I'm really happy with this yarn!  It is the finest and most consistent yarn I've produced to date, and I have decided to submit it to the upcoming Shepherd's Harvest skein competition.  There are a lot of excellent spinners in this region, so I don't expect to win anything, but it will be a lot of fun to add my yarn to the competition.  It means I've reached an important milestone for my fiber craft - I feel confident enough about my skills in order to submit my work for judgement. 

To refresh everyone's memory, the Spindlers group in Ravelry has a monthly challenge, where a theme is announced and whoever wants to participate must start & finish a spindle-spun yarn within that calendar month.  March's theme was Femme Fatale, which was very fun to interpret in yarn.  (Here is my announcement of this yarn project, and the update in the middle of the project.)

I created a seductive laceweight yarn in jewel tones, using handpainted BFL wool & tussah silk blend fiber.  My plan was to spin a very fine yarn with lots of drape and as much luster as possible.  Using a one ounce cherry wood spindle and worsted drafting, I started spinning very fine singles.  I was very careful with my drafting, making sure that I evenly drafted out the wool & silk together.  It's easy to draft the longer silk fibers out of the blend, leaving the wool behind in your fiber hand, and I wanted to avoid that problem.  The singles averaged 70 WPI:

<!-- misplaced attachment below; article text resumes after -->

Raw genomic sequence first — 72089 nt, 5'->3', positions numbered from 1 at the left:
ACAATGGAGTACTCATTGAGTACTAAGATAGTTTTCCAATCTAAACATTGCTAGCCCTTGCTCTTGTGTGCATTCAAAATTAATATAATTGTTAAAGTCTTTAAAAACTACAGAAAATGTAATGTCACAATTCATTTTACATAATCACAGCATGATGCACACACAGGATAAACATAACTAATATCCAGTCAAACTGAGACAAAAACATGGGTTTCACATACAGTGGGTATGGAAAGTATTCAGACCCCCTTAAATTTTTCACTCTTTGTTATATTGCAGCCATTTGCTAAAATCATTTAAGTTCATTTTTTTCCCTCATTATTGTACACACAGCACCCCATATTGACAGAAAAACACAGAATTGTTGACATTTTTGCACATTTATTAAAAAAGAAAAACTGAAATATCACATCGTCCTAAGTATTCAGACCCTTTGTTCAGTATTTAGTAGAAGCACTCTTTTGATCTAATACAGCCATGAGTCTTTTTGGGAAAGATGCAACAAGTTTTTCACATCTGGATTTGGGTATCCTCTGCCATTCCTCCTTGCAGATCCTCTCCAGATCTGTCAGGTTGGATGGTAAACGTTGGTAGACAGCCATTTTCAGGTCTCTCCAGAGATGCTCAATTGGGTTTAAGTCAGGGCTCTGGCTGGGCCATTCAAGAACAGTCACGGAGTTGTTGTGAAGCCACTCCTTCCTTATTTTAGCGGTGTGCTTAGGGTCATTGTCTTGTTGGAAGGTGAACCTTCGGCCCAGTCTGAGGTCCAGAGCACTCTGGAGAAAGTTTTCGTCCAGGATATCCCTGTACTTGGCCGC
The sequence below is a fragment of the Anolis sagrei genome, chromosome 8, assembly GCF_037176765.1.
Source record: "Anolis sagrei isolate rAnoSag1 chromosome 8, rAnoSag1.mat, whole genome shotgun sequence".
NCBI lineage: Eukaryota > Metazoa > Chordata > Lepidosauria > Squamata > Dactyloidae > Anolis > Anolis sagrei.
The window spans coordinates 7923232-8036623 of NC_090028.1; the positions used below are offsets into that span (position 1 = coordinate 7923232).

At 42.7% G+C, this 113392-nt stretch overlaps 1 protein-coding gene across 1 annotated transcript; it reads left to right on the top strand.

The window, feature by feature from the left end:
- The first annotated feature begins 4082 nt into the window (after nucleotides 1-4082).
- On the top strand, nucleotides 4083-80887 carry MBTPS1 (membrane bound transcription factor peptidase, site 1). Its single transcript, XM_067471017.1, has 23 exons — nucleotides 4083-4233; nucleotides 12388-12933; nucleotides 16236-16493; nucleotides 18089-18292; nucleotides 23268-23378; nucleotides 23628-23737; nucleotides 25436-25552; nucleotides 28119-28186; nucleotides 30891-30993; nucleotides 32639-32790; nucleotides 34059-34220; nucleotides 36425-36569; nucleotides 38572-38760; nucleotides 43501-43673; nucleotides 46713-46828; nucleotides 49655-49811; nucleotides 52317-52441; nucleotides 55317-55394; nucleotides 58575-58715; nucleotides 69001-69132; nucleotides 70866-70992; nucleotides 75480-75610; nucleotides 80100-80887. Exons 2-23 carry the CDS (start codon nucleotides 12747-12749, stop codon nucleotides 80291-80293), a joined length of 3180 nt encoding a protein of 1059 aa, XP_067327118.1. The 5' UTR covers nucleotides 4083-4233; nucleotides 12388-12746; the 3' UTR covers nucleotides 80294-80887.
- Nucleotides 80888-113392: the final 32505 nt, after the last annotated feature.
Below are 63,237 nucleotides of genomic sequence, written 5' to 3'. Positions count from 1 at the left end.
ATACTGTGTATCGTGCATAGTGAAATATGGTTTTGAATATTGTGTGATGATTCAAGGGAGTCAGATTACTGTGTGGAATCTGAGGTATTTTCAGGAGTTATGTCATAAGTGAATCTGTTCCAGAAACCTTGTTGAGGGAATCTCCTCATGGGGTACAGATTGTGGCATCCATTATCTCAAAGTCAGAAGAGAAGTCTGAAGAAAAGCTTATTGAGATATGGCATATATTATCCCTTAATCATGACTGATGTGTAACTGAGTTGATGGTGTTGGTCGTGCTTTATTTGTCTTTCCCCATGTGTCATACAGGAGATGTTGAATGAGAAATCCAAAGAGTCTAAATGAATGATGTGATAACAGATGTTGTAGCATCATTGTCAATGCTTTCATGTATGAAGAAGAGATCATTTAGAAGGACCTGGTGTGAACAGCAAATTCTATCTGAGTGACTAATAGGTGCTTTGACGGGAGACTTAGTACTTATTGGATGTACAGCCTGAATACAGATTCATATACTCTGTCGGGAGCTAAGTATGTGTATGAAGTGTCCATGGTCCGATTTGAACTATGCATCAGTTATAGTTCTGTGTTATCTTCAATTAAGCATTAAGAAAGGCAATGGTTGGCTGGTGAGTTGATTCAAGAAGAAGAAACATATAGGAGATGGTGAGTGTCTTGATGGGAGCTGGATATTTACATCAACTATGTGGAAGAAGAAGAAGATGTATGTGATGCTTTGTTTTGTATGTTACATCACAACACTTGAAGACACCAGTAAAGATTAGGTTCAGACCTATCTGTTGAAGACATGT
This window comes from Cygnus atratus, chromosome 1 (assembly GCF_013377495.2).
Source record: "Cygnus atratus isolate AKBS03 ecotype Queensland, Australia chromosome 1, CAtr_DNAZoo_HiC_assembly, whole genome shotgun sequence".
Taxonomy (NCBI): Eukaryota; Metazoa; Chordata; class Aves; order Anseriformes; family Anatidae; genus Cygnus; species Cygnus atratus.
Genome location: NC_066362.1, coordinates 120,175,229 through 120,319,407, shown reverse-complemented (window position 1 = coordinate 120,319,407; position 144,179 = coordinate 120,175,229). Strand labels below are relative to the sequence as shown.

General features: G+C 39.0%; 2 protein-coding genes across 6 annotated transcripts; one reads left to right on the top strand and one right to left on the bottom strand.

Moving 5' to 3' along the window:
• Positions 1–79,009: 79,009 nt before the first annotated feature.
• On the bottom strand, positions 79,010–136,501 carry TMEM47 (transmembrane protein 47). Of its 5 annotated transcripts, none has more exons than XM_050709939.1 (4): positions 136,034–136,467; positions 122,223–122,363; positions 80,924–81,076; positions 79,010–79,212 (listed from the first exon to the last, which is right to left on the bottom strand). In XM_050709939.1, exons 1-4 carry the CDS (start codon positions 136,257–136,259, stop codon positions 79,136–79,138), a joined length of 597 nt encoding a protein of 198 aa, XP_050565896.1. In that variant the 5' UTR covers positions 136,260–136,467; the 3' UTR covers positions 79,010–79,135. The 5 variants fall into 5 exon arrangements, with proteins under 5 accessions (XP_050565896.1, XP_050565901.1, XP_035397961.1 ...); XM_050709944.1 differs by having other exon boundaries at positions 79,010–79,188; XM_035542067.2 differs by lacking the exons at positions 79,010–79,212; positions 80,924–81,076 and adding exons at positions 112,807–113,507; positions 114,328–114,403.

I spun two singles, which I then plied together to create the final 2-ply yarn.  Since this is a worsted yarn, I finished the yarn very simply, just to set the twist and not to full the yarn in any way.  I soaked the skein in hot water for several minutes, changing the water a couple of times, but that's about it.  I pressed out the water, snapped the yarn over my wrists a few times, then hung the yarn to dry without any weight on the skein.

The finished yarn is beautifully balanced, with no overspun or overplied areas.  It has a lovely drape, not much elasticity, and a really pretty shimmer from the silk that is evenly blended throughout the yarn.  Mission accomplished!  Eventually, this yarn will become a scarf or shawl.  I'm researching patterns for it and haven't quite made up my mind yet.  Any pattern recommendations are welcome!

The final yarn:

BFL wool & tussah silk blend
2-ply, worsted drafting
2.5 ounces (70 grams), 42 WPI (laceweight), 500 yards